Journal of Accounting Research
Выпуск N за 2000 год
Discussion of EVA versus Earnings: Does It Matter Which Is More Highly Correlated with Stock Returns? [статья]
Опубликовано на портале: 21-06-2006Madhav V. Rajan Journal of Accounting Research. 2000. Vol. 38. P. 247-254.
A distinctive feature of the paper is its use of both theoretical and empirical approaches to understanding EVA. The authors first analyze a principal-agent model using certaine parametric assumptions. They model EVA and accounting earnings as two distinct, noisy perfomance measures of the same uderlying construct, with both measures providing information to the principal about the agent's action choices. They subsequently derive a theoretical expression for the percentage value-added contributed by using EVA as a measure for evaluating managerial perfomance. A key finding is that this expression can be restated as a function of the observed correlations of each of the metrics with stock price. In the second part of the paper, the authors estimate this value for their sample of firms using time-series data, and then correlate the estimates cross-sectionally with the decision to adopt EVA by these firms. In support of the theoretical results, the authors find a positive association, after controlling for other factors such as size, leverage, and growth oppportunities.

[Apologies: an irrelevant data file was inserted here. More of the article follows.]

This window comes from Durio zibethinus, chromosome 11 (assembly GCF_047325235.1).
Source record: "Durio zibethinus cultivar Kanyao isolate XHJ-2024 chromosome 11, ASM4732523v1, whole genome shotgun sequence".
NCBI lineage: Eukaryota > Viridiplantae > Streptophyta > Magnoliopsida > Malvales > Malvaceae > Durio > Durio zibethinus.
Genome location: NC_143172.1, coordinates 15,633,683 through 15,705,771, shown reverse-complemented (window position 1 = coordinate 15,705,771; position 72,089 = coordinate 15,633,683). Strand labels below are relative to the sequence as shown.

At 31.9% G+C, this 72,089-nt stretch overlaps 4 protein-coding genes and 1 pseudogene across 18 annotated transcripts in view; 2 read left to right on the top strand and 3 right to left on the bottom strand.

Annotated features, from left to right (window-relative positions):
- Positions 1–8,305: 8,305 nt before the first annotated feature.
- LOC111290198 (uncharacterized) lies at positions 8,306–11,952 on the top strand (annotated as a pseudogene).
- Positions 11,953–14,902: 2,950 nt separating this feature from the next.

Опубликовано на портале: 21-06-2006Gerald T. Garvey, Todd T. Milbourn Journal of Accounting Research. 2000. Vol. 38. P. 209-245.
Dissatisfaction with traditional accounting-based performance measures has spawned a number of alternatives, of which Economic Value Added (EVA) is currently the most prominent. How can we tell which performance measures best capture managerial contributions to value? There is currently a heated debate among practitioners about whether the new performance measures have a higher correlation with stock values and their returns than do traditional accounting earnings. Academic researchers have relied instead on the variance of performance measures to gauge their relative accuracy. To formally address the above debate, we use a relatively standard principal-agent model in which contracts can be based on any two accounting-based performance measures plus the stock price. Rather than model detailed differences between EVA and traditional measures such as earnings, we focus on the problem that while the variability of each measure is observable, its exact information (signal) content is not. The model provides a formal method for researchers to ascertain the relative value of alternative accounting-based measures based on two distinct uses of the stock price. First, as is well known, prices provide a noisy measure of managerial value-added. In our model, stock prices also can reveal the signal content of alternative accounting-based performance measures. We then show how to combine stock prices, earnings, and EVA to produce an optimally weighted compensation scheme. We find that the simple correlation between EVA or earnings and stock returns is a reasonably reliable guide to its value as an incentive contracting tool. That is, a firm could reasonably gauge the merits of adding a measure like EVA by examining its correlation with the firm's stock price. This is not because stock returns are themselves an ideal performance measure, rather it is because correlation places appropriate weights on both the signal and noise components of alternative measures. We then calibrate the theoretical improvement in incentive contracts from optimally using EVA in addition to accounting earnings. Specifically, we empirically estimate the "value-added" of EVA by firm and industry. These estimates are positive and significant in predicting which firms have actually adopted EVA as an internal performance measure.